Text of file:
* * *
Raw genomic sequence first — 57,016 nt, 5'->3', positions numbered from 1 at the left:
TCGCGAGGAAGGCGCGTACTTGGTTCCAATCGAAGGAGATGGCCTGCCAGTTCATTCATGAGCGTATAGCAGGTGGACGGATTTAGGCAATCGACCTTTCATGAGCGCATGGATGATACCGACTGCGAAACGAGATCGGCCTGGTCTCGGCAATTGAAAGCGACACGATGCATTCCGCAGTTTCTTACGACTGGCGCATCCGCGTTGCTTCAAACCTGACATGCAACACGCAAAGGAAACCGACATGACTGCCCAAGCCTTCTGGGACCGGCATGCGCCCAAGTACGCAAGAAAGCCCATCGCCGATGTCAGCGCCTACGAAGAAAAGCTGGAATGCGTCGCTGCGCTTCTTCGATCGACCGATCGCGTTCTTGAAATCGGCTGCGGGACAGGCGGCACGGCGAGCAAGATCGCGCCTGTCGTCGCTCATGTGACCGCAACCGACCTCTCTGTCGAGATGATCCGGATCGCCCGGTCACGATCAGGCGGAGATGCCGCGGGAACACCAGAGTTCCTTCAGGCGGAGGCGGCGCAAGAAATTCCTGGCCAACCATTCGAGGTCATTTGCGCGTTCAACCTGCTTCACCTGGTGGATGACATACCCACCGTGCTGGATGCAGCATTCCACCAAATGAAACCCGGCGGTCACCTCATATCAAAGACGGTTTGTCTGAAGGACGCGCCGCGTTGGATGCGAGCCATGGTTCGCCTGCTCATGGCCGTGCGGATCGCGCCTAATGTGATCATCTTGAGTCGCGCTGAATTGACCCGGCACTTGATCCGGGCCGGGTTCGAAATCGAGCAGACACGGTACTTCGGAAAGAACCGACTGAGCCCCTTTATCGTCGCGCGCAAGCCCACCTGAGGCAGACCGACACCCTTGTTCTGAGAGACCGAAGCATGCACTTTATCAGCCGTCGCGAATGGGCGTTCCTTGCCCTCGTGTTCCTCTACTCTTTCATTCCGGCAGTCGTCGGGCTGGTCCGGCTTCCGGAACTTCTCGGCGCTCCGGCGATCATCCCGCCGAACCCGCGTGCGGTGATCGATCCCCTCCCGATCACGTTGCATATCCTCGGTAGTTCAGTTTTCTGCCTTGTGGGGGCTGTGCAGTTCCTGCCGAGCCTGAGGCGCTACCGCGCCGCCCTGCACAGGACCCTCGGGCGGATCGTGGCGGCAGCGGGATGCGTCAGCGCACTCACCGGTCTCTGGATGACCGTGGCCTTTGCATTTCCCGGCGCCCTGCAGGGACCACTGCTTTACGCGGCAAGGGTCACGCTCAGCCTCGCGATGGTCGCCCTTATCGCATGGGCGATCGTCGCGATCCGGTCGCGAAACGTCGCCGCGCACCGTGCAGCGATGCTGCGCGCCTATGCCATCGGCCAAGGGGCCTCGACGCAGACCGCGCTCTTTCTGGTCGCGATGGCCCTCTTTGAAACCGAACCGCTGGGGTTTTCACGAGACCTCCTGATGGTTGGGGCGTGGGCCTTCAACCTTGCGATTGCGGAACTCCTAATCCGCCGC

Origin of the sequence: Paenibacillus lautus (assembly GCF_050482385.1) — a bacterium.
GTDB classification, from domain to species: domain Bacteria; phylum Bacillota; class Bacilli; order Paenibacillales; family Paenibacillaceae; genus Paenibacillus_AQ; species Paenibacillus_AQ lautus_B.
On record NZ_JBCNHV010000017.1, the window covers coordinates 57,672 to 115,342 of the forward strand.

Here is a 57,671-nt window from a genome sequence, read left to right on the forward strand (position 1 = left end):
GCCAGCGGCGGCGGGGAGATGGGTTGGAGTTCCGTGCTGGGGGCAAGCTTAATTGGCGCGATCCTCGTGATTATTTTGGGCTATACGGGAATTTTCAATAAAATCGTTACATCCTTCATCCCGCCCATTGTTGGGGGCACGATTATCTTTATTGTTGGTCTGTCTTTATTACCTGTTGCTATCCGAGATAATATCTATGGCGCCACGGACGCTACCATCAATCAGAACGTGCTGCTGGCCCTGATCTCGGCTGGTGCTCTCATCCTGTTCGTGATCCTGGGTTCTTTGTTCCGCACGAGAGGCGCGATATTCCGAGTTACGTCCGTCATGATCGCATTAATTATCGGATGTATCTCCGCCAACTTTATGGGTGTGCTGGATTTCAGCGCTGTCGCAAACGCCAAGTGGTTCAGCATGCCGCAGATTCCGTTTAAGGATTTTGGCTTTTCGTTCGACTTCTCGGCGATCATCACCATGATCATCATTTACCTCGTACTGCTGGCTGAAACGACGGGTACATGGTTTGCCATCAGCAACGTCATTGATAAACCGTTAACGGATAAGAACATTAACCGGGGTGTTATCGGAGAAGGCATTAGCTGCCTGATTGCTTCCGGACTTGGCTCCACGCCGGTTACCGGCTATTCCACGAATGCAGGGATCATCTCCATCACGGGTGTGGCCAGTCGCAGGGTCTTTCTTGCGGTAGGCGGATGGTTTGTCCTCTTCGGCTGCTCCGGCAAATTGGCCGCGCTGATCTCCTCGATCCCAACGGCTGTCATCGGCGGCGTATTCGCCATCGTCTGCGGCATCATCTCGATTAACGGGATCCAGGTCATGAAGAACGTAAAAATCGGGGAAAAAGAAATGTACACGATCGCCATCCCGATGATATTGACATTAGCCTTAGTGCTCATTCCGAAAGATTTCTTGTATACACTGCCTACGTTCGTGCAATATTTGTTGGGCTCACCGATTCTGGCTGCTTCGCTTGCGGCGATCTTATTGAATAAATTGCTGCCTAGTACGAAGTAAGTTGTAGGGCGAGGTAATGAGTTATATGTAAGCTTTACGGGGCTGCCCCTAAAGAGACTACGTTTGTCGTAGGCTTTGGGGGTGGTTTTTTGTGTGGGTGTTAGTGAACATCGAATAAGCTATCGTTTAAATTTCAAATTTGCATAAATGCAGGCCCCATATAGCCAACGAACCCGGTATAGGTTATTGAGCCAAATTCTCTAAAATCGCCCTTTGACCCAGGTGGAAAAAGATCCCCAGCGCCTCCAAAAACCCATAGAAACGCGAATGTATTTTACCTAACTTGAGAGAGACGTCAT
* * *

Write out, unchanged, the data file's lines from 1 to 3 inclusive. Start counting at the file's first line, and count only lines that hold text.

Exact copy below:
Raw genomic sequence first — 57,016 nt, 5'->3', positions numbered from 1 at the left:
TCGCGAGGAAGGCGCGTACTTGGTTCCAATCGAAGGAGATGGCCTGCCAGTTCATTCATGAGCGTATAGCAGGTGGACGGATTTAGGCAATCGACCTTTCATGAGCGCATGGATGATACCGACTGCGAAACGAGATCGGCCTGGTCTCGGCAATTGAAAGCGACACGATGCATTCCGCAGTTTCTTACGACTGGCGCATCCGCGTTGCTTCAAACCTGACATGCAACACGCAAAGGAAACCGACATGACTGCCCAAGCCTTCTGGGACCGGCATGCGCCCAAGTACGCAAGAAAGCCCATCGCCGATGTCAGCGCCTACGAAGAAAAGCTGGAATGCGTCGCTGCGCTTCTTCGATCGACCGATCGCGTTCTTGAAATCGGCTGCGGGACAGGCGGCACGGCGAGCAAGATCGCGCCTGTCGTCGCTCATGTGACCGCAACCGACCTCTCTGTCGAGATGATCCGGATCGCCCGGTCACGATCAGGCGGAGATGCCGCGGGAACACCAGAGTTCCTTCAGGCGGAGGCGGCGCAAGAAATTCCTGGCCAACCATTCGAGGTCATTTGCGCGTTCAACCTGCTTCACCTGGTGGATGACATACCCACCGTGCTGGATGCAGCATTCCACCAAATGAAACCCGGCGGTCACCTCATATCAAAGACGGTTTGTCTGAAGGACGCGCCGCGTTGGATGCGAGCCATGGTTCGCCTGCTCATGGCCGTGCGGATCGCGCCTAATGTGATCATCTTGAGTCGCGCTGAATTGACCCGGCACTTGATCCGGGCCGGGTTCGAAATCGAGCAGACACGGTACTTCGGAAAGAACCGACTGAGCCCCTTTATCGTCGCGCGCAAGCCCACCTGAGGCAGACCGACACCCTTGTTCTGAGAGACCGAAGCATGCACTTTATCAGCCGTCGCGAATGGGCGTTCCTTGCCCTCGTGTTCCTCTACTCTTTCATTCCGGCAGTCGTCGGGCTGGTCCGGCTTCCGGAACTTCTCGGCGCTCCGGCGATCATCCCGCCGAACCCGCGTGCGGTGATCGATCCCCTCCCGATCACGTTGCATATCCTCGGTAGTTCAGTTTTCTGCCTTGTGGGGGCTGTGCAGTTCCTGCCGAGCCTGAGGCGCTACCGCGCCGCCCTGCACAGGACCCTCGGGCGGATCGTGGCGGCAGCGGGATGCGTCAGCGCACTCACCGGTCTCTGGATGACCGTGGCCTTTGCATTTCCCGGCGCCCTGCAGGGACCACTGCTTTACGCGGCAAGGGTCACGCTCAGCCTCGCGATGGTCGCCCTTATCGCATGGGCGATCGTCGCGATCCGGTCGCGAAACGTCGCCGCGCACCGTGCAGCGATGCTGCGCGCCTATGCCATCGGCCAAGGGGCCTCGACGCAGACCGCGCTCTTTCTGGTCGCGATGGCCCTCTTTGAAACCGAACCGCTGGGGTTTTCACGAGACCTCCTGATGGTTGGGGCGTGGGCCTTCAACCTTGCGATTGCGGAACTCCTAATCCGCCGC

Origin of the sequence: Paenibacillus lautus (assembly GCF_050482385.1) — a bacterium.